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Let $\Omega$ be a bounded domain in $\mathbb{R}^n$. Consider the boundary value problem \begin{equation}\label{pf0} \begin{aligned} \begin{cases} \Box u+qu=0\,\quad &\text{on $(0,\infty)\times \Omega$}, \\ u=f\,\quad &\text{on $\Sigma=(0,\infty)\times \partial \Omega$,}\\ (u,\partial_t u)\to 0 \,\quad &\text{ on $\Omega$ as $t\to \infty$} \end{cases} \end{aligned} \end{equation}

Suppose that $q \in C^{\infty}([0,\infty)\times \overline{\Omega})$ and that $f \in C^{\infty}_c((0,\infty)\times \partial \Omega)$. Does the above boundary value problem admit a unique smooth solution?

Note that if initial data was assumed to be zero, this problem would be trivial by finite speed of propagation. However, I wonder if a similar technique could work when data vanishes at infinity instead. Uniqueness is the key issue here as existence is easy.

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If $q$ is not signed, then in general the solution need not be unique.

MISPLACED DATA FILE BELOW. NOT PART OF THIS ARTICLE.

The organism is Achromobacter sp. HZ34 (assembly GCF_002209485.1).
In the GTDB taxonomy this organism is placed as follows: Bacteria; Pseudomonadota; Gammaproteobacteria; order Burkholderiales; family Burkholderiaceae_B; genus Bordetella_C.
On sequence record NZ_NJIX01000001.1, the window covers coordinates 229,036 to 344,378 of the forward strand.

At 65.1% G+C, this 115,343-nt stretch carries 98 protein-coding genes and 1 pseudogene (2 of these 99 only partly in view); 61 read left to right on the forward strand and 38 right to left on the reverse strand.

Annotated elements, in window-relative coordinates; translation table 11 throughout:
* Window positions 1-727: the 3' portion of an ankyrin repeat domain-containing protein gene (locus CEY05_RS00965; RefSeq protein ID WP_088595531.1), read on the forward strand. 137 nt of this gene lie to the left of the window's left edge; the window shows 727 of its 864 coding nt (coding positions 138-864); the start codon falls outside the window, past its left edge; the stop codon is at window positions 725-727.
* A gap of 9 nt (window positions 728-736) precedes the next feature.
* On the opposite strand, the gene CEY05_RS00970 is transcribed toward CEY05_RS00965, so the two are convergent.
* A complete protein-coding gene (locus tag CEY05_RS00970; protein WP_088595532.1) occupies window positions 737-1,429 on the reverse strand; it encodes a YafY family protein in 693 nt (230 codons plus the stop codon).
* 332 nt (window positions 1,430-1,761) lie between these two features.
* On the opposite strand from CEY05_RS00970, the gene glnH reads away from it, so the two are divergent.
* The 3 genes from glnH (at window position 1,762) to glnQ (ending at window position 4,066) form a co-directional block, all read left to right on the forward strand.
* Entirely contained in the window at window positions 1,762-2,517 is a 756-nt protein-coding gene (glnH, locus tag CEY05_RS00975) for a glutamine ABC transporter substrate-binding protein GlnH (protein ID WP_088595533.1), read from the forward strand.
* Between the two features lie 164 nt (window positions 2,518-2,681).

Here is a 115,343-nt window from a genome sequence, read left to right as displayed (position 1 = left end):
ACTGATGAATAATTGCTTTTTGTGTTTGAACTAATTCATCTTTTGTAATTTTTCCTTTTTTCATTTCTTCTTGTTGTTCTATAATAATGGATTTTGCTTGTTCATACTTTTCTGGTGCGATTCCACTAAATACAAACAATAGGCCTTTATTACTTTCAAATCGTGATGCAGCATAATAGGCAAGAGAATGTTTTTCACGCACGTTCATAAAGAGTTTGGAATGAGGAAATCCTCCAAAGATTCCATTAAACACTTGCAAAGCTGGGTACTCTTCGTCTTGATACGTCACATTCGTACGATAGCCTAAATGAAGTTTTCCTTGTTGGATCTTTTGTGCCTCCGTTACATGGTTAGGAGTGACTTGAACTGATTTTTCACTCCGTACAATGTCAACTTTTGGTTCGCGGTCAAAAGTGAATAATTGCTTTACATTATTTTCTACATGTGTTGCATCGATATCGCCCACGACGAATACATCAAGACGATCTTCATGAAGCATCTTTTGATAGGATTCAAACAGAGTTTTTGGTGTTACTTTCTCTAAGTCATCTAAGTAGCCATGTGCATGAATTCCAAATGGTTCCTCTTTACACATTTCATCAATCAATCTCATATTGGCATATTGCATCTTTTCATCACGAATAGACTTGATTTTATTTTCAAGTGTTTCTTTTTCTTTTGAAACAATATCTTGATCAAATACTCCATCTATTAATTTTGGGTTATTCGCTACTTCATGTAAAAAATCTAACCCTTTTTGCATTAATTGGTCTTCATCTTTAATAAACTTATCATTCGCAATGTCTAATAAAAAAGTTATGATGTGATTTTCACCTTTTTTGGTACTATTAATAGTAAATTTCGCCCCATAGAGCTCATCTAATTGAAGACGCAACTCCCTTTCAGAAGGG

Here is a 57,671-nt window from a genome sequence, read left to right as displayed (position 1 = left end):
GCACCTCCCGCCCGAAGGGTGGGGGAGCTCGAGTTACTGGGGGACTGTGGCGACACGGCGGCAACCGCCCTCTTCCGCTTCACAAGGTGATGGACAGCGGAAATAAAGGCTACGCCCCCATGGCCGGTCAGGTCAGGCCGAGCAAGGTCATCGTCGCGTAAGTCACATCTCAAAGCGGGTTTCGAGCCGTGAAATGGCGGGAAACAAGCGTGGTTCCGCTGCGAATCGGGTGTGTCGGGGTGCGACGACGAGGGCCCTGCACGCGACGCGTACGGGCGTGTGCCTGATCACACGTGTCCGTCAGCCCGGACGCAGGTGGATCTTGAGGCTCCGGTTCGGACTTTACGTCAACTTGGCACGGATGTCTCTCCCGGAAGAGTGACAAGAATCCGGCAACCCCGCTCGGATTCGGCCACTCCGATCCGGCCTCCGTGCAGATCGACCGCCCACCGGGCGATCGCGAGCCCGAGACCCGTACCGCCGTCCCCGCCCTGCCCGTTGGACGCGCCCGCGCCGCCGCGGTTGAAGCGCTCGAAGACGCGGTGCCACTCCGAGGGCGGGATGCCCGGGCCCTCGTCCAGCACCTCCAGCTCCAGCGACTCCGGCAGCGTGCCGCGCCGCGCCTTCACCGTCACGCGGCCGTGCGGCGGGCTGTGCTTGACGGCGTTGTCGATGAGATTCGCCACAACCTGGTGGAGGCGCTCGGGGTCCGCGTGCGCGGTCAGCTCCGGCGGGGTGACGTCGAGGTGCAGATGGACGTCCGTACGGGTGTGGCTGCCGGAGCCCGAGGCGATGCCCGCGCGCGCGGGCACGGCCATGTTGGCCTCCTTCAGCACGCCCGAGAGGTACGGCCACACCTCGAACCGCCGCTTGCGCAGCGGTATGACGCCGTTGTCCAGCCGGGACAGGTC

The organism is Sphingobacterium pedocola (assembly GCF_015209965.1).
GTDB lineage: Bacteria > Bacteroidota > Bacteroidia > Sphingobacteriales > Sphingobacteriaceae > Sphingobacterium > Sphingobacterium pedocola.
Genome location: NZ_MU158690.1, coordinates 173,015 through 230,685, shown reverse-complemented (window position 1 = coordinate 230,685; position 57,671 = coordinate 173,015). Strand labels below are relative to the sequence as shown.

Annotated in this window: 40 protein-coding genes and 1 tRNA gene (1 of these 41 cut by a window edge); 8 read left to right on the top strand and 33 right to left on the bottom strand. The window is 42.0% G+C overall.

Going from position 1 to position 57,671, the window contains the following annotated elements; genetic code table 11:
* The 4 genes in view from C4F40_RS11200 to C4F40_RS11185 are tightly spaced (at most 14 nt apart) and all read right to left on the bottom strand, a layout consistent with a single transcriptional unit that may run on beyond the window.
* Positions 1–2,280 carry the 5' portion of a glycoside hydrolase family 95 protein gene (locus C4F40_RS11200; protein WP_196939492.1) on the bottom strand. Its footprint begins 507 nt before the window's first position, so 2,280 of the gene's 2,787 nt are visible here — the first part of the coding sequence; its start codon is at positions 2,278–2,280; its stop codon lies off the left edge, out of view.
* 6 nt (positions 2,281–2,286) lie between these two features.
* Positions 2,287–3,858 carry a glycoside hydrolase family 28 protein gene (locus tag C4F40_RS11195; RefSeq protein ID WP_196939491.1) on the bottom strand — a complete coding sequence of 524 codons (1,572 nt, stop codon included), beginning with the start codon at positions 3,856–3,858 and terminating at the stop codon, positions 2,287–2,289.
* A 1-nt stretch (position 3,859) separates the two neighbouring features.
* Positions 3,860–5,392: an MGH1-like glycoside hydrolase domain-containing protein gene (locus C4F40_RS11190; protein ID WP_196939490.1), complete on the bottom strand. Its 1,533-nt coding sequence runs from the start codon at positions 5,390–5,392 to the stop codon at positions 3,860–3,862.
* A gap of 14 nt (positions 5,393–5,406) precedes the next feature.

The question of uniqueness can be reduced to the case where $f \equiv 0$.

In this case, the constant $0$ function obviously solve the PDE. So you just need an example of a non-zero solution.

Let $v$ be a Dirichlet eigenfunction of the Laplacian on $\Omega$ with eigenvalue $\lambda$, then (I'm not sure what your sign convention for $\Box$ is) your question has a special case $u = \eta(t) v(x)$ where now $\eta$ solves

$$ \ddot{\eta} + (\lambda + q)\eta = 0 $$

Given any smooth, non-vanishing function $\eta : [0,\infty) \to \mathbb{R}$ you can solve for a corresponding $q$.

In particular, you can choose to let $\eta = 1/(1+t)$ and require $$ q = -\lambda + \frac{2}{(1+t)^2}$$


If $q$ has the correct sign, uniqueness should follow from energy estimates.


If you know more information about $q$, then there is a possibility to establish uniqueness on a case by case basis; but uniqueness would fail in the generality you just asked about.

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